Business Intelligence in the Microsoft stack
In this introduction we take a brief look at the three options for doing business intelligence
in the Microsoft stack: enterprise BI on-premises with SQL Server, self-service BI on-premises with Power BI, and the cloud based options with Azure. In this way we set the scene for the next modules.
- The need for Business Intelligence
- Self Service BI versus Enterprise BI
Data Warehousing with SQL Server
What is a data warehouse and why do we need it? This is the main question we want to answer in this module. But we also take a look at SQL Server Data Tools, a free Microsoft solution for
developing data warehouses and other databases.
- What is a data warehouse and why do we need one?
- Dimensional modeling
- Star versus snowflake dimensions
- Fact Tables
- Slowly Changing Dimensions
- SQL Server data tools and dacpacs
Implement ETL with Integration Services
Once we have an empty data warehouse we need an ETL (Extract, Transform and Load) tool to pump the data from our operational data sources into the data warehouse. Microsoft SQL Server Integration Services is the enterprise tool to make this possible.
- Extract, Transform and Load
- Initial versus incremental ETL
- Integration Services
- Data Flow: Sources, Transformations and Destinations
- Control Flow
- Automating the ETL
Improve Data Quality
"Garbage in, garbage out!"
Data quality is crucial, and in the SQL Server stack there are two tools to help you clean up dirty data. Data Quality Services let business users build a knowledge base and uses this to automatically clean up data. Master Data Services on the other hand helps business users to directly identify data issues and fix them from Excel or the browser.
- Data Quality Services Introduction
- DQS Data Cleansing and Deduplication
- Master Data Services
- The MDS Excel plugin
OnLine Analytical Processing (OLAP)
Building reports directly on top of a data warehouse requires some SQL skills, especially when more complex calculations such as year-over-year growth etc. are needed. To simplify report creation a semantical model (often called 'cubes' or OLAP) removes the need to have good SQL skills if you want to do reporting. Microsoft SQL Server has Analysis services on board to create these models.
- What is OLAP, and why do we need it?
- Analysis Services Multi-Dimensional cubes
- Enhancing cubes with calculations, KPIs and Translations
- Differences between Analysis Services Tabular and Multi-Dimensional
- Data Mining
The last product from the SQL Server stack is Reporting Services. Just as with the previous services you will see the basics of how reports are created and consumed.
- Stand-alone versus SharePoint integrated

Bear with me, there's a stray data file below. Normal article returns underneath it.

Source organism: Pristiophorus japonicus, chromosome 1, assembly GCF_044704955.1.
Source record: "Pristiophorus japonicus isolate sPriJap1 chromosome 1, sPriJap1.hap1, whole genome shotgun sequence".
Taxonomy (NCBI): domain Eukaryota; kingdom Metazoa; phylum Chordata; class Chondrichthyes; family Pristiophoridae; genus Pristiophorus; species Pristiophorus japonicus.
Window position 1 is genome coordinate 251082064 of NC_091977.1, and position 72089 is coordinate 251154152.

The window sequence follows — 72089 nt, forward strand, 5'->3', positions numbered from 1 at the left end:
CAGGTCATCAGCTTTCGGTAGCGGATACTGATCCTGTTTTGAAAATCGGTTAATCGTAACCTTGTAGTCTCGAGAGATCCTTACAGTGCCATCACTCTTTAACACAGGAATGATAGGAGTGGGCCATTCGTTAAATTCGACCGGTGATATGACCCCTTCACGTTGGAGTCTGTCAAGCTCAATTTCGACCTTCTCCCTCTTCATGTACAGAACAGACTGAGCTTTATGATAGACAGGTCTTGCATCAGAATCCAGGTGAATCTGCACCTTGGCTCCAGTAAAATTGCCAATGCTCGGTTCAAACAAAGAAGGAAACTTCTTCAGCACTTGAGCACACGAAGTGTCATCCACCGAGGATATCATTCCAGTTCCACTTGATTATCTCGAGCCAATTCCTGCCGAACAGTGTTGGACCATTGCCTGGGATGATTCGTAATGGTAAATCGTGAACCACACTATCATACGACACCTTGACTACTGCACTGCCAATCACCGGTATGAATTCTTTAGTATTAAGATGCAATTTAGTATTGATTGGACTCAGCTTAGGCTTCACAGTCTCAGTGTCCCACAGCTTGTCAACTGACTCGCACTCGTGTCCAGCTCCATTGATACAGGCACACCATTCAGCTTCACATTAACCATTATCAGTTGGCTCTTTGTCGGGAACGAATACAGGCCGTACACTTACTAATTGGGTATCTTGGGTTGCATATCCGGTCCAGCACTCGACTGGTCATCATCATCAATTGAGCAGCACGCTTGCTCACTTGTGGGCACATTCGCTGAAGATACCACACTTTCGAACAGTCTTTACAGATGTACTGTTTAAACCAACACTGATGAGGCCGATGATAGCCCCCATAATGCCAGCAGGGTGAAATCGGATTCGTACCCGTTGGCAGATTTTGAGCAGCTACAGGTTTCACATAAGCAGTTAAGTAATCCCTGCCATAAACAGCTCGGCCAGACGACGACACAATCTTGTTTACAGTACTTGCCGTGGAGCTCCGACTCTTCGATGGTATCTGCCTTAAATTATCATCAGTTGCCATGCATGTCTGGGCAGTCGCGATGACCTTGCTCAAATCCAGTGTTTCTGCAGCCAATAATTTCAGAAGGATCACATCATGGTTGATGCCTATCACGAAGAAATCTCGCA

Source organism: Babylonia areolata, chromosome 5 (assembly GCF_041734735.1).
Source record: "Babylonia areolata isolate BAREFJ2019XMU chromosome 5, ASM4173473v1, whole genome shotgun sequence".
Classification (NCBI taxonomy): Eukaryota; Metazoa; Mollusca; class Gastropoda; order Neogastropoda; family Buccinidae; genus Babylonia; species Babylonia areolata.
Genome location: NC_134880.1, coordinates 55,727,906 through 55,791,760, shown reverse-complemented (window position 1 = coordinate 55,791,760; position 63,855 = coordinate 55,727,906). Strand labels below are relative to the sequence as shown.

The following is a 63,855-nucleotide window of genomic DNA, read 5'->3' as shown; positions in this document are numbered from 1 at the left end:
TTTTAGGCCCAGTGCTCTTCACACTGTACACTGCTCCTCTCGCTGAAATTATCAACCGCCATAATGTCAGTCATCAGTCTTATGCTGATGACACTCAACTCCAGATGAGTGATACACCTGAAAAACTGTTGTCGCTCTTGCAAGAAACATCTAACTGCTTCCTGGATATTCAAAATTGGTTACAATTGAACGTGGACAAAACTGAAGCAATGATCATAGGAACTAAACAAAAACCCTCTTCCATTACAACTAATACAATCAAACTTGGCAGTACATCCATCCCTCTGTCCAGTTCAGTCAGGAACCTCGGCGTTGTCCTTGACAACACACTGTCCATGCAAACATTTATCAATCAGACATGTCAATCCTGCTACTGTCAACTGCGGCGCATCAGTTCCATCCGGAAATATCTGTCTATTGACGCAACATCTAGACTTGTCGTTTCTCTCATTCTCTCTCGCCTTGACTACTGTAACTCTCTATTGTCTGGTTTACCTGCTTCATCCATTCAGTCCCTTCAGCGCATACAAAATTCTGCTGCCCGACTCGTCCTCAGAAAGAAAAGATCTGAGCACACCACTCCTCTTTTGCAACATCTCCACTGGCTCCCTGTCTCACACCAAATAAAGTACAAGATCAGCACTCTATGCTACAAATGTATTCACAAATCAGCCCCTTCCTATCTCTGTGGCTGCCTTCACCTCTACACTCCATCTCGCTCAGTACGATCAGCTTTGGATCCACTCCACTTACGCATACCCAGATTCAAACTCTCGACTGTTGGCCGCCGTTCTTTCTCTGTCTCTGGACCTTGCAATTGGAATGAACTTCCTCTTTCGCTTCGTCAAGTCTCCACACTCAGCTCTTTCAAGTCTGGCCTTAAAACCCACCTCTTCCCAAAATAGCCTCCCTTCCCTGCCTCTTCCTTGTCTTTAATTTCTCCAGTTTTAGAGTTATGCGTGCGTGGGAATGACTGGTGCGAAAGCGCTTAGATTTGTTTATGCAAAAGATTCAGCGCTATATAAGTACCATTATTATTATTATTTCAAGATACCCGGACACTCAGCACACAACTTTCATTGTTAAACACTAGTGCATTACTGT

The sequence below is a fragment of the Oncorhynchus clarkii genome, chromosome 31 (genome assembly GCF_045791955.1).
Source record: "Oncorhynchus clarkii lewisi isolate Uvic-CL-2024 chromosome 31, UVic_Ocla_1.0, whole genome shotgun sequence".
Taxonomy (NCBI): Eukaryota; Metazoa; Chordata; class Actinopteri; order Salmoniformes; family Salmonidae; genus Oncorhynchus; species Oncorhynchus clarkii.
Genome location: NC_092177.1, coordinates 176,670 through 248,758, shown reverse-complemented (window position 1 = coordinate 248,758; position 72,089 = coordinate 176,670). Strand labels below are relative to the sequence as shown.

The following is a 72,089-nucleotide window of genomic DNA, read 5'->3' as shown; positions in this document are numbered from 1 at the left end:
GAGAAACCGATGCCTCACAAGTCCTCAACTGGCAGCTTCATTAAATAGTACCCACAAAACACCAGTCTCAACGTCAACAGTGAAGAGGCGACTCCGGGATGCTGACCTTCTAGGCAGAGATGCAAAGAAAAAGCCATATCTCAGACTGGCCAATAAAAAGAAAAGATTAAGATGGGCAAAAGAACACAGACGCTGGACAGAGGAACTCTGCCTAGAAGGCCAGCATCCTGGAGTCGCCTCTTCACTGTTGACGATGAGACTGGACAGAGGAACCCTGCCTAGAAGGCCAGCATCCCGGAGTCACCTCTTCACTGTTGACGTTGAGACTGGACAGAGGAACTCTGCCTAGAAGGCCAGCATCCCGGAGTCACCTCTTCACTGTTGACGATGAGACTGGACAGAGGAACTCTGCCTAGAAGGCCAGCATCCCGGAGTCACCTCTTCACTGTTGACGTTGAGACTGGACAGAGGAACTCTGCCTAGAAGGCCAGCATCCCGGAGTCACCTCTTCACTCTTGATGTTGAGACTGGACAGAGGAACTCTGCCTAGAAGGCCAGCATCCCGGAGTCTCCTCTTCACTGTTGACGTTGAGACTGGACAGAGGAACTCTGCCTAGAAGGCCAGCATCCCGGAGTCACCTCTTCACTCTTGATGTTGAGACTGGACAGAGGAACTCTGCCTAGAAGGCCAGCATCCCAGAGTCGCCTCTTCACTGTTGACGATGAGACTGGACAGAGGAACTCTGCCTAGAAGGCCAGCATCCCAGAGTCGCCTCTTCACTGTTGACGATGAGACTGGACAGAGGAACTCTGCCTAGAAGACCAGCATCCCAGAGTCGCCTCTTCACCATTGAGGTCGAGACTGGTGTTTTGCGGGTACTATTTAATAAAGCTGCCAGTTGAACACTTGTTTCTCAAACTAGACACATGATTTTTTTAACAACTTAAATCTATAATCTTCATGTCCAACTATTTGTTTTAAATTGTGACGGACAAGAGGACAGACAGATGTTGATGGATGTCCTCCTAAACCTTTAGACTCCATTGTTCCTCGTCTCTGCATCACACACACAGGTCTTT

- Report authoring: Report Designer versus Report Builder
- Push Delivery
- Power View reports
Big Data: Microsoft Azure Cortana Intelligence Suite
Cortana Intelligence is a collection of services in the Microsoft Azure cloud to deal with collecting, storing and analyzing medium to large volumes of data. In this module we take a brief look at each of these services.
- Storing large amounts of data in the cloud: Azure Storage and Azure Data Lake
- Azure SQL Data Warehouse: using T-SQL on terabytes of data
- Processing streams of data with Event Hub and Stream Analytics
- Azure Machine Learning
Self-service BI: Power BI
Even with the best enterprise BI solution there will always be a need for business users to deal with custom data sets or modeling requirements. To support these self-service BI solutions Microsoft released Power BI, a set of free tools which you can run either in Excel or in a dedicated product: Power BI Desktop. In this module we see how to use these tools to load and model data.
- Power BI Desktop versus Power BI in Excel
- Loading data with Power Query
- Cleansing data in Power BI
- Data modeling with Power Pivot
- A brief glance at DAX
Power BI Reporting
We end this training by taking a look at how to create interactive reports in Power BI, how to use them in the cloud solution, and how to deal with geographical data.
- Power View
- Custom visualizations in Power View
- The Power BI cloud service
R in the Microsoft stack
R is a statistical language developed in the open source world. Microsoft embraced this technology and embeds this in SQL Server, Power BI as well as their Azure cloud solutions.
In this module we take a brief look at how R can be used within the technologies discussed so far.
- R introduction
- Selecting an R distribution
- Microsoft R Server
- R in Power BI
Business Intelligence (BI) is a hot topic today: In an information driven society, analyzing and reporting upon the data that
lives within an enterprise is crucial. Microsoft offers a lot of products that can help you setup your Business Intelligence
infrastructure. From analyzing a few 10000 rows of data in Excel up to building a multi-terabyte enterprise-wide
data warehouse, it's all possible. In this course, we focus on both self-service BI with Power BI as well as enterprise BI with SQL Server.
But also the story of Big Data and cloud-based BI solutions are touched upon. The Microsoft Cortana Intelligence suite is
a collection of cloud solutions to store, transform and analyze both static and streaming data sets in the Azure
In this demo-rich course, we briefly demonstrate the capabilities of each of these tools and focus upon their advantages
and disadvantages. Student will have a 360-degree view of the Microsoft Business Intelligence offering, which will
help them decide which technologies are useful in their context.
This course is intended for project managers, analysts and developers who want to obtain an overview of the Microsoft Business
Intelligence stack. This course does not contain hands-on exercises.
This course does not require any knowledge regarding business intelligence.